Given converging challenges at home and abroad, the United States needs a return to evidence-based policy, consistency, and systematic action. A hard U.S. foreign policy reboot is essential.
- Biden and the World – Part 1 Keeping U.S.- China Strategic Competition Under Control
- Biden and the World – Part 2: Opportunities for Africa in a U.S. Diplomatic Reboot
Since 2017, the United States has led the strongest assault on global multilateralism that the United Nations has faced in its seventy-five years. The U.S. withdrawal from major accords such as the Paris Agreement and the Joint Comprehensive Plan of Action fostered uncertainty and flux.
- Biden and the World – Part 3: A Chance for Europe to Pursue Greater Autonomy with U.S. Support
- Biden and the World – Part 4: Biden Can Restore Balance for Democracies
This could soon change, however. Biden respects multilateralism and a rules-based international system. He believes that America should lead by example. Against a backdrop of a global pandemic, working with the World Health Organization to prevent infection and boost the race for a COVID-19 vaccine will send positive signals.
- Biden and the World – Part 5: The Challenge of National Reconciliation and Multilateralism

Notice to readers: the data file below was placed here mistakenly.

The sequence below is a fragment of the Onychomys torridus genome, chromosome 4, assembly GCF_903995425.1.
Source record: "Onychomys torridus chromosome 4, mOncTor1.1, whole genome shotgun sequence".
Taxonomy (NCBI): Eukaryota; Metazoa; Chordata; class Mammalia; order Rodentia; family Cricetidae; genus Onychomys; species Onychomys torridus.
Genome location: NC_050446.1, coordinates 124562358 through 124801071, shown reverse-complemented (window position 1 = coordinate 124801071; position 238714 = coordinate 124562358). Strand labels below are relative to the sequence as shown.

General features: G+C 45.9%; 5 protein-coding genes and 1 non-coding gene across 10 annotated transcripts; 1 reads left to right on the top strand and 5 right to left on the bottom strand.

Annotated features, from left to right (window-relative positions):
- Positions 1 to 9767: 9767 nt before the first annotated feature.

- Biden and the World – Part 6: Biden Knows Central Europe and It Knows Him
Rebuilding the relationship with Africa will require a change of tack—to focus on Africa’s potential and challenges rather than to use the continent as a space for competition with China. Biden could build on former President Barack Obama’s legacy of supporting the African Union to drive democratic governance. In the wake of fragile transitions in Algeria and Sudan, the clear opportunity is to partner to improve governance and ensure civilian transfer of power.
- Biden and the World – Part 7: Japan – USA; Renewing International Cooperation
- Biden and the World – Part 8: Lingering Challenges in the U.S.-ASEAN Strategic Partnership
The fight against terrorism has had constructive results in the Sahel, Lake Chad Basin, and Somalia, but has not eradicated terrorist groups. A reassessment of Washington’s counterterrorism support to African states could prioritize more comprehensive approaches.
- Biden and the World – Part 9: Furthering the Economic Prosperity and Stability of the Gulf
- Biden and the World – Part 10: Expect a Rebalanced U.S. Middle East Policy
Impartial mediation in the Grand Ethiopian Renaissance Dam dispute, drawing on principles of equality and international law, will drive win-win outcomes for all parties involved.
The United States will likely find allies to speed up its diplomatic reboot but will also encounter stiff challenges in driving sustainable resolutions to perennial and emergent challenges—from the Middle East to the Eastern Mediterranean. The world is ready for the reboot, however.
Executive Director, Institute for Security Studies (South Africa)